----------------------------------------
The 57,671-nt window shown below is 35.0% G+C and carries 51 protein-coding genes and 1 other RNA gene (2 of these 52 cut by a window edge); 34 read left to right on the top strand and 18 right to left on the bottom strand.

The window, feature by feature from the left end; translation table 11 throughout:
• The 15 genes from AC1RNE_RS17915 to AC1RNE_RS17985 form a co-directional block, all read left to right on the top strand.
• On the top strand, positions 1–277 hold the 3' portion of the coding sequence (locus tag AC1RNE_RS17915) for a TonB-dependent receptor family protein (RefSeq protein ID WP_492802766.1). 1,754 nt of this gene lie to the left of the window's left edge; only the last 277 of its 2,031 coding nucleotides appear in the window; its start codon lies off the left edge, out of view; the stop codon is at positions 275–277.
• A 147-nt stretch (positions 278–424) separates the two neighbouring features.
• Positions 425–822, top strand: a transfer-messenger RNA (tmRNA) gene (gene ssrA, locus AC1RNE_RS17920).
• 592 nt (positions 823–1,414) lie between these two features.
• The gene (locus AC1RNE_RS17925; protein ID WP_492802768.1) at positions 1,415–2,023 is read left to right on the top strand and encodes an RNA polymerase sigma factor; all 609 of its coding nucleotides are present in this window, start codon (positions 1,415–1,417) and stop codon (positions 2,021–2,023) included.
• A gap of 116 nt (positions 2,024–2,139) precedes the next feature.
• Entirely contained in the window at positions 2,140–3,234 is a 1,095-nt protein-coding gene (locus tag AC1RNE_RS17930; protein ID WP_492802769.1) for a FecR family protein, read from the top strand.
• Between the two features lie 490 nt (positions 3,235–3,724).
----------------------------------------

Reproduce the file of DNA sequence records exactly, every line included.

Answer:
The 57,671-nt window shown below is 35.0% G+C and carries 51 protein-coding genes and 1 other RNA gene (2 of these 52 cut by a window edge); 34 read left to right on the top strand and 18 right to left on the bottom strand.

The window, feature by feature from the left end; translation table 11 throughout:
• The 15 genes from AC1RNE_RS17915 to AC1RNE_RS17985 form a co-directional block, all read left to right on the top strand.
• On the top strand, positions 1–277 hold the 3' portion of the coding sequence (locus tag AC1RNE_RS17915) for a TonB-dependent receptor family protein (RefSeq protein ID WP_492802766.1). 1,754 nt of this gene lie to the left of the window's left edge; only the last 277 of its 2,031 coding nucleotides appear in the window; its start codon lies off the left edge, out of view; the stop codon is at positions 275–277.
• A 147-nt stretch (positions 278–424) separates the two neighbouring features.
• Positions 425–822, top strand: a transfer-messenger RNA (tmRNA) gene (gene ssrA, locus AC1RNE_RS17920).
• 592 nt (positions 823–1,414) lie between these two features.
• The gene (locus AC1RNE_RS17925; protein ID WP_492802768.1) at positions 1,415–2,023 is read left to right on the top strand and encodes an RNA polymerase sigma factor; all 609 of its coding nucleotides are present in this window, start codon (positions 1,415–1,417) and stop codon (positions 2,021–2,023) included.
• A gap of 116 nt (positions 2,024–2,139) precedes the next feature.
• Entirely contained in the window at positions 2,140–3,234 is a 1,095-nt protein-coding gene (locus tag AC1RNE_RS17930; protein ID WP_492802769.1) for a FecR family protein, read from the top strand.
• Between the two features lie 490 nt (positions 3,235–3,724).